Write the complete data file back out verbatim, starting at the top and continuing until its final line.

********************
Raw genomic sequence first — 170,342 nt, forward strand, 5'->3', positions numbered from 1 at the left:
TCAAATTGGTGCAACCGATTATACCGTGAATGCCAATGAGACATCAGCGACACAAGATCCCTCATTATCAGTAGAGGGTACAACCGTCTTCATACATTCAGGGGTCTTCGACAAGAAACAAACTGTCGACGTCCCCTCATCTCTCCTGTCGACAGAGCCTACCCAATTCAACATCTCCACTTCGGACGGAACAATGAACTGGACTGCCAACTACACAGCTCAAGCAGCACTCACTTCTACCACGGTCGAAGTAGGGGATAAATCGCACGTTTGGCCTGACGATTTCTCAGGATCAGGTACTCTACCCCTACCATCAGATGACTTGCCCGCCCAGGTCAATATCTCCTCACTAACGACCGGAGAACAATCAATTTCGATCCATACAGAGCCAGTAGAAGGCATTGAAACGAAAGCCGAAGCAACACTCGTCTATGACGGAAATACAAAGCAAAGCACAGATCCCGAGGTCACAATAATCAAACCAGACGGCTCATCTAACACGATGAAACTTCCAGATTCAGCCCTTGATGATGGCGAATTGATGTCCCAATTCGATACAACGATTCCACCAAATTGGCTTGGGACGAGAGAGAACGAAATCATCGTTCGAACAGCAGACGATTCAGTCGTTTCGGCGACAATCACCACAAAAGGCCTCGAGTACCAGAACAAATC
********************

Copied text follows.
Raw genomic sequence first — 170,342 nt, forward strand, 5'->3', positions numbered from 1 at the left:
TCAAATTGGTGCAACCGATTATACCGTGAATGCCAATGAGACATCAGCGACACAAGATCCCTCATTATCAGTAGAGGGTACAACCGTCTTCATACATTCAGGGGTCTTCGACAAGAAACAAACTGTCGACGTCCCCTCATCTCTCCTGTCGACAGAGCCTACCCAATTCAACATCTCCACTTCGGACGGAACAATGAACTGGACTGCCAACTACACAGCTCAAGCAGCACTCACTTCTACCACGGTCGAAGTAGGGGATAAATCGCACGTTTGGCCTGACGATTTCTCAGGATCAGGTACTCTACCCCTACCATCAGATGACTTGCCCGCCCAGGTCAATATCTCCTCACTAACGACCGGAGAACAATCAATTTCGATCCATACAGAGCCAGTAGAAGGCATTGAAACGAAAGCCGAAGCAACACTCGTCTATGACGGAAATACAAAGCAAAGCACAGATCCCGAGGTCACAATAATCAAACCAGACGGCTCATCTAACACGATGAAACTTCCAGATTCAGCCCTTGATGATGGCGAATTGATGTCCCAATTCGATACAACGATTCCACCAAATTGGCTTGGGACGAGAGAGAACGAAATCATCGTTCGAACAGCAGACGATTCAGTCGTTTCGGCGACAATCACCACAAAAGGCCTCGAGTACCAGAACAAATC